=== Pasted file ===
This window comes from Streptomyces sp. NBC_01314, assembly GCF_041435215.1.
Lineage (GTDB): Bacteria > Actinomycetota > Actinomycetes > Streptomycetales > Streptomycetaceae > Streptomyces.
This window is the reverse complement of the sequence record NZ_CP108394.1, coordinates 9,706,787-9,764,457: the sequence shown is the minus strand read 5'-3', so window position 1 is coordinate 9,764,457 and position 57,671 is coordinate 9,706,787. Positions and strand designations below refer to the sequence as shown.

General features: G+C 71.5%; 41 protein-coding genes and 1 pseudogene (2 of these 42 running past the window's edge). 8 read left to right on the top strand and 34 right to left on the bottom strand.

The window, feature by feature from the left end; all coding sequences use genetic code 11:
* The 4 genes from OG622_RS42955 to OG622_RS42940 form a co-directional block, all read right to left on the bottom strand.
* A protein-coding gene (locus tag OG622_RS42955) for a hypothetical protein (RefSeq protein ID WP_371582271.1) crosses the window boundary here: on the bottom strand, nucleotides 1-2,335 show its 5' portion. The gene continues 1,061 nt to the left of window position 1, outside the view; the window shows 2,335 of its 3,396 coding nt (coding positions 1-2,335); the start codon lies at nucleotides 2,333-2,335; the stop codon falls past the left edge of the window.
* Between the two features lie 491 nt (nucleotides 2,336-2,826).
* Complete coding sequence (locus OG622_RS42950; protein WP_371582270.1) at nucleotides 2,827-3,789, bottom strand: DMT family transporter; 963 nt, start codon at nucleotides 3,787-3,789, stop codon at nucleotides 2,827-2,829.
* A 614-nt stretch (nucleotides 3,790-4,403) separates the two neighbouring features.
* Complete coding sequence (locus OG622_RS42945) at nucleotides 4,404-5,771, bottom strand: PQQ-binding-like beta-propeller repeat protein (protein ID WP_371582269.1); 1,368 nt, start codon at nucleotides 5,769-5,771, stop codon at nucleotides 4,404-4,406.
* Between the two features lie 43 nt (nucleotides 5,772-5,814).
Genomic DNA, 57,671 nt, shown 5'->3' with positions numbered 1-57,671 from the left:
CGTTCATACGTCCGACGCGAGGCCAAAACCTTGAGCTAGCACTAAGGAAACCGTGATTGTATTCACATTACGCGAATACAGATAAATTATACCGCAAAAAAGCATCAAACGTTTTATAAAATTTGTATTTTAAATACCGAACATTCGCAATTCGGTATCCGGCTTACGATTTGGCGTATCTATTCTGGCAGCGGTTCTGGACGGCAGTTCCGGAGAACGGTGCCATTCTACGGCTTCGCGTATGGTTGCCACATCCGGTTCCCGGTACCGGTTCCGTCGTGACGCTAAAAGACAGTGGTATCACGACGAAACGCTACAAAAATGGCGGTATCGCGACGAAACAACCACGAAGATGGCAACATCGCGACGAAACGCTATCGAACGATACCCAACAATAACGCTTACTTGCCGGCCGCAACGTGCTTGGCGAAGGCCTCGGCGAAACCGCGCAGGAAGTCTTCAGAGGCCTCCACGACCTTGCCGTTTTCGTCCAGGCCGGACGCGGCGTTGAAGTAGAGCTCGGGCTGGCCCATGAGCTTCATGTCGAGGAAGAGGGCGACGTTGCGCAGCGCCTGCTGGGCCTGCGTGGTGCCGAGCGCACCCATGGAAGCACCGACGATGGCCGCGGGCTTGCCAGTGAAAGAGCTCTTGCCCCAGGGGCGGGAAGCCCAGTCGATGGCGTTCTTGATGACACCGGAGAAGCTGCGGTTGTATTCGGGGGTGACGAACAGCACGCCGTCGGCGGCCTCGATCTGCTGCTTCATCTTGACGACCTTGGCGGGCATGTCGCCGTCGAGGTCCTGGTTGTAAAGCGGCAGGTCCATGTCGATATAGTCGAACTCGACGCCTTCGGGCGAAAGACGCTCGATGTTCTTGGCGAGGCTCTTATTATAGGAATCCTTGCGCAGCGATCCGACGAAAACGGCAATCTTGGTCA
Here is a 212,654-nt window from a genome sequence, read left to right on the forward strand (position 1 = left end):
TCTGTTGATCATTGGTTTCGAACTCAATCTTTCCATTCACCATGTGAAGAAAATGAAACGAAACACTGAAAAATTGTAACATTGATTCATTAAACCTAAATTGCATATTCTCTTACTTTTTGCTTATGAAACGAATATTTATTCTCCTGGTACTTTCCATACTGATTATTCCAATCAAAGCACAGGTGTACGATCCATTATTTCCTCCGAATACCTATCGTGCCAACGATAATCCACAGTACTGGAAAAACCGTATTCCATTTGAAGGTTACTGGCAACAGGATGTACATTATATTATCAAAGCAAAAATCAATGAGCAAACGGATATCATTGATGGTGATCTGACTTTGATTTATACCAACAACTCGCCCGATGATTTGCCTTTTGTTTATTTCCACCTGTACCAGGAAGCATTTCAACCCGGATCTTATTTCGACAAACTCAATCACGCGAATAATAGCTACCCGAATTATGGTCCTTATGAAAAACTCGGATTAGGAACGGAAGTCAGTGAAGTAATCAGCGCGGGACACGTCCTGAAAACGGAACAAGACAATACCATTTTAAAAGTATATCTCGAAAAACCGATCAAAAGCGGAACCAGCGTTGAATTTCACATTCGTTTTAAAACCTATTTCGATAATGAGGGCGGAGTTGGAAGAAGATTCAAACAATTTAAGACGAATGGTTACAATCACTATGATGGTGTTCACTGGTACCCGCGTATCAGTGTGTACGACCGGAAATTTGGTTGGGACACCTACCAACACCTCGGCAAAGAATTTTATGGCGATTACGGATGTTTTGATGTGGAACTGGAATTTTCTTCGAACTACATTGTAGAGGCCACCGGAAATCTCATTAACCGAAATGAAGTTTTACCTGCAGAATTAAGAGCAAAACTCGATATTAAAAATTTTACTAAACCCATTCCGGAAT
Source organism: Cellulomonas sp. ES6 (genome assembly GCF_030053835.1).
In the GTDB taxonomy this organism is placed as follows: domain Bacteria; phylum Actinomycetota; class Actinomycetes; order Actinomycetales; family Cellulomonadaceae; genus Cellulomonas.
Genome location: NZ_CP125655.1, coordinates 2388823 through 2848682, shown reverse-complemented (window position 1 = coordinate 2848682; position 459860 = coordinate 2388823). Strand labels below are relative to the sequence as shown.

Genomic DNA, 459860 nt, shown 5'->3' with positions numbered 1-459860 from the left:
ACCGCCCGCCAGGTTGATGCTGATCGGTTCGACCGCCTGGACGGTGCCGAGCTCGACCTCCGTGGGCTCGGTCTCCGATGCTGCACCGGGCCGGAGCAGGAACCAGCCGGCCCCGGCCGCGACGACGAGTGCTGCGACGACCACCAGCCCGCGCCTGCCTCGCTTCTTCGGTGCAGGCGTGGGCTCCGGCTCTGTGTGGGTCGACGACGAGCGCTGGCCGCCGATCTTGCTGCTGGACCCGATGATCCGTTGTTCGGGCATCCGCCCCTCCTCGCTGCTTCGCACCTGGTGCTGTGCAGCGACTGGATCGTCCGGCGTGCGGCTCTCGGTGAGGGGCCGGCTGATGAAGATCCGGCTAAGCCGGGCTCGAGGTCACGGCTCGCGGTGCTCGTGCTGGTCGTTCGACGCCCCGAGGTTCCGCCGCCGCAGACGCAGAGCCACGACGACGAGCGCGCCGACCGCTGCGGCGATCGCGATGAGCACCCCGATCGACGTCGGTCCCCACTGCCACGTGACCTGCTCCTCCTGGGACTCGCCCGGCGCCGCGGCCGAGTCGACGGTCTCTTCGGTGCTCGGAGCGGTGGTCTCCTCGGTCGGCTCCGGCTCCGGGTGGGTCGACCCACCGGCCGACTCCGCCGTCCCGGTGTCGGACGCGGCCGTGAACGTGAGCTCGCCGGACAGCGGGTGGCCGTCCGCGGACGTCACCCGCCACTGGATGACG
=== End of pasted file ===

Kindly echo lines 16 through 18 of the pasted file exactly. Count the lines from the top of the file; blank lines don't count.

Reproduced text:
TCTGTTGATCATTGGTTTCGAACTCAATCTTTCCATTCACCATGTGAAGAAAATGAAACGAAACACTGAAAAATTGTAACATTGATTCATTAAACCTAAATTGCATATTCTCTTACTTTTTGCTTATGAAACGAATATTTATTCTCCTGGTACTTTCCATACTGATTATTCCAATCAAAGCACAGGTGTACGATCCATTATTTCCTCCGAATACCTATCGTGCCAACGATAATCCACAGTACTGGAAAAACCGTATTCCATTTGAAGGTTACTGGCAACAGGATGTACATTATATTATCAAAGCAAAAATCAATGAGCAAACGGATATCATTGATGGTGATCTGACTTTGATTTATACCAACAACTCGCCCGATGATTTGCCTTTTGTTTATTTCCACCTGTACCAGGAAGCATTTCAACCCGGATCTTATTTCGACAAACTCAATCACGCGAATAATAGCTACCCGAATTATGGTCCTTATGAAAAACTCGGATTAGGAACGGAAGTCAGTGAAGTAATCAGCGCGGGACACGTCCTGAAAACGGAACAAGACAATACCATTTTAAAAGTATATCTCGAAAAACCGATCAAAAGCGGAACCAGCGTTGAATTTCACATTCGTTTTAAAACCTATTTCGATAATGAGGGCGGAGTTGGAAGAAGATTCAAACAATTTAAGACGAATGGTTACAATCACTATGATGGTGTTCACTGGTACCCGCGTATCAGTGTGTACGACCGGAAATTTGGTTGGGACACCTACCAACACCTCGGCAAAGAATTTTATGGCGATTACGGATGTTTTGATGTGGAACTGGAATTTTCTTCGAACTACATTGTAGAGGCCACCGGAAATCTCATTAACCGAAATGAAGTTTTACCTGCAGAATTAAGAGCAAAACTCGATATTAAAAATTTTACTAAACCCATTCCGGAAT
Source organism: Cellulomonas sp. ES6 (genome assembly GCF_030053835.1).
In the GTDB taxonomy this organism is placed as follows: domain Bacteria; phylum Actinomycetota; class Actinomycetes; order Actinomycetales; family Cellulomonadaceae; genus Cellulomonas.